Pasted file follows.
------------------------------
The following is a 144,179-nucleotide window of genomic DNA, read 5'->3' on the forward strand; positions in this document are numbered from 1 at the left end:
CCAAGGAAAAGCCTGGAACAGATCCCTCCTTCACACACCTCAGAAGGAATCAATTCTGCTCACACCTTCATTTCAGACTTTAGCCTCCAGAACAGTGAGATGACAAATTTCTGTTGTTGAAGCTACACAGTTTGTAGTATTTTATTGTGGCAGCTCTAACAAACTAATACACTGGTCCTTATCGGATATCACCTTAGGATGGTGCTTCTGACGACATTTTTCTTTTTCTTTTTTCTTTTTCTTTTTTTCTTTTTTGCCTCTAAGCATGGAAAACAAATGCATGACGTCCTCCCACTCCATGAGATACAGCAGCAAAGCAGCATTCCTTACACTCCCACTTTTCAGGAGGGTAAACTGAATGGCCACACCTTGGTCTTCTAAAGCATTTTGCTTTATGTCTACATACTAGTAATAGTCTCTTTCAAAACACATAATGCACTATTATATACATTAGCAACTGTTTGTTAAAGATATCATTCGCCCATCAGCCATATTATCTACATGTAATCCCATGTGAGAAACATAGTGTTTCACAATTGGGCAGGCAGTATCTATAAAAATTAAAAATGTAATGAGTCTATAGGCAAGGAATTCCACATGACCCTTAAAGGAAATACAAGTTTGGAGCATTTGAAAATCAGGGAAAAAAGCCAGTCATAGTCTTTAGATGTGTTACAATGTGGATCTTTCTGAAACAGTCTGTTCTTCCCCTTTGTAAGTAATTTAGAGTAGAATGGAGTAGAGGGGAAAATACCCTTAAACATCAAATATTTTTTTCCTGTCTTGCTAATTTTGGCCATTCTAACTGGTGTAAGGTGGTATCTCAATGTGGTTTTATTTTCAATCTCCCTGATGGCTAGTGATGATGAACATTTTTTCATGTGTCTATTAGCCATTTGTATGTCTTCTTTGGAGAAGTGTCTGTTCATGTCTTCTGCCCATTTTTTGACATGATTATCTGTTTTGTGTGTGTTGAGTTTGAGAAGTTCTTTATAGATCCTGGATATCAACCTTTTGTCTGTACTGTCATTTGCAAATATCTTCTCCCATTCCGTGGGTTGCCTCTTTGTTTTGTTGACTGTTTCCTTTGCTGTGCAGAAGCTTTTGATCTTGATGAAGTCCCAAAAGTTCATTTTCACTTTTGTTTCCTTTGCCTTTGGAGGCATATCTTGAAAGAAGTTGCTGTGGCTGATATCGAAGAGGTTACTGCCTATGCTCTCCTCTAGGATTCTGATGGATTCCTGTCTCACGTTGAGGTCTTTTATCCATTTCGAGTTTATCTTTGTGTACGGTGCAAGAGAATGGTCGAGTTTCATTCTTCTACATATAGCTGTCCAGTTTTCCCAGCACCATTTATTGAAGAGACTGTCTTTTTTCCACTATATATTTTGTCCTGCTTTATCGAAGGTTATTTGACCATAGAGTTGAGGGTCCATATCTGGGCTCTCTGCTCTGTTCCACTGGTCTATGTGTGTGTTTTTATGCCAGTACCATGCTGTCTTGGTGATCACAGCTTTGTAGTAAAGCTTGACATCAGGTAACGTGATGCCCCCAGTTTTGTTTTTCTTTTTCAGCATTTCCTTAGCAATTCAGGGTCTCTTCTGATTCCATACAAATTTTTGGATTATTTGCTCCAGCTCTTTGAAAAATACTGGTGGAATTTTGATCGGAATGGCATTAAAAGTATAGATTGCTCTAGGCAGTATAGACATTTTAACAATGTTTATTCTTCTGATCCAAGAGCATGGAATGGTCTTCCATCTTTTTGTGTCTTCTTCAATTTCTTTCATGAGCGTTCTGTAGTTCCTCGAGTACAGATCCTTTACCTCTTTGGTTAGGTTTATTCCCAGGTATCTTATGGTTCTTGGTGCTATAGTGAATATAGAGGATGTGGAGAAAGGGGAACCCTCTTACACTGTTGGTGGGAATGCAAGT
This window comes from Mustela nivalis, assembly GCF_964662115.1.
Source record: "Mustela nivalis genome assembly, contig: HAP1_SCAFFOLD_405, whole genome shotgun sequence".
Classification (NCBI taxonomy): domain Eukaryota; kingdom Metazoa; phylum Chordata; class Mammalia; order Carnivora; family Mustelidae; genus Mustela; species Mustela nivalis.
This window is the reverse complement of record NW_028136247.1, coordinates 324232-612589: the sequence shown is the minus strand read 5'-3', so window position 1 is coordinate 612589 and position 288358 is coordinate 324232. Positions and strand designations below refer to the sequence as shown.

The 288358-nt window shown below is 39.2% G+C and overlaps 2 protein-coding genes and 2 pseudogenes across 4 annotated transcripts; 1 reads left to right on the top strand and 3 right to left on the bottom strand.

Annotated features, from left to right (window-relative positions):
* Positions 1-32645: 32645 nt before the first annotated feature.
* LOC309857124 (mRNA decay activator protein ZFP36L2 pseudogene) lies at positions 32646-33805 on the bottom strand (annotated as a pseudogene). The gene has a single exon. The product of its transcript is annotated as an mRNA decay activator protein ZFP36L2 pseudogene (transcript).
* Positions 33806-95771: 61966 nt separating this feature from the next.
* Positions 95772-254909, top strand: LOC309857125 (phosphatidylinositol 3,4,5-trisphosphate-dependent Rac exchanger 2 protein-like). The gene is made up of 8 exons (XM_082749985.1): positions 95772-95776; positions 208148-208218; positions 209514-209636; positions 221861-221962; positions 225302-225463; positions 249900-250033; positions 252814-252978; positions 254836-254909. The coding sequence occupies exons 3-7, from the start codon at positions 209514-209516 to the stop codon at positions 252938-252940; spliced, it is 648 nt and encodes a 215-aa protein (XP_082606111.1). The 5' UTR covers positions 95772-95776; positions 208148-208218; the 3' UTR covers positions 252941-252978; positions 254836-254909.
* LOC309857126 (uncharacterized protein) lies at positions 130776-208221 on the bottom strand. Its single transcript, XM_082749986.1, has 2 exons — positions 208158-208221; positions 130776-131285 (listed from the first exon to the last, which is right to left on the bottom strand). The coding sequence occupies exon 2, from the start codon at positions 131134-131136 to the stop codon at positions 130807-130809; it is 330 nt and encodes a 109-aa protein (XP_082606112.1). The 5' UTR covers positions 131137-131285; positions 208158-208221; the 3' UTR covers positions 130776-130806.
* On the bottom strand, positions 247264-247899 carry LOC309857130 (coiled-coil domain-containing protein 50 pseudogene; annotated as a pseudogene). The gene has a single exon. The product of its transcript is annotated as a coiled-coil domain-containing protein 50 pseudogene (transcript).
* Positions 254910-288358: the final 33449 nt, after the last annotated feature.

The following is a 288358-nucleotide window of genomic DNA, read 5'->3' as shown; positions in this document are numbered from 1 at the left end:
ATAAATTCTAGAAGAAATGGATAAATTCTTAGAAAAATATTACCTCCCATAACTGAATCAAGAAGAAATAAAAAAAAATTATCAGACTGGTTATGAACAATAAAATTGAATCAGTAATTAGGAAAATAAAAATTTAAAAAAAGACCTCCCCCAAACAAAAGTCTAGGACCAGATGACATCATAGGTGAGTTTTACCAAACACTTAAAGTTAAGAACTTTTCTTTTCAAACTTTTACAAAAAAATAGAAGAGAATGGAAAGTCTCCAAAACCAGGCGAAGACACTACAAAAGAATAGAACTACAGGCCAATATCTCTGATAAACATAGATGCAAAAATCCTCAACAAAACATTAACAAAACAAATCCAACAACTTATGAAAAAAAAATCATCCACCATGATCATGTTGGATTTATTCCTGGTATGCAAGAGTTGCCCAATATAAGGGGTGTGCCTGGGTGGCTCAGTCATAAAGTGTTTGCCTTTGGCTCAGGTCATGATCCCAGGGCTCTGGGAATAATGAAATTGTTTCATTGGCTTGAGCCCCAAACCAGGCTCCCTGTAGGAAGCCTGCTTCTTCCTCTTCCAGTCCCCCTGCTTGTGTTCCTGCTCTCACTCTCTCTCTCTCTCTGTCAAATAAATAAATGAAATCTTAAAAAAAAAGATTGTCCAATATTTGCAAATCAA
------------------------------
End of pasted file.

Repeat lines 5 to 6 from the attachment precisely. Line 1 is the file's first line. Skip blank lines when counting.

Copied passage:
Classification (NCBI taxonomy): domain Eukaryota; kingdom Metazoa; phylum Chordata; class Mammalia; order Carnivora; family Mustelidae; genus Mustela; species Mustela nivalis.
This window is the reverse complement of record NW_028136247.1, coordinates 324232-612589: the sequence shown is the minus strand read 5'-3', so window position 1 is coordinate 612589 and position 288358 is coordinate 324232. Positions and strand designations below refer to the sequence as shown.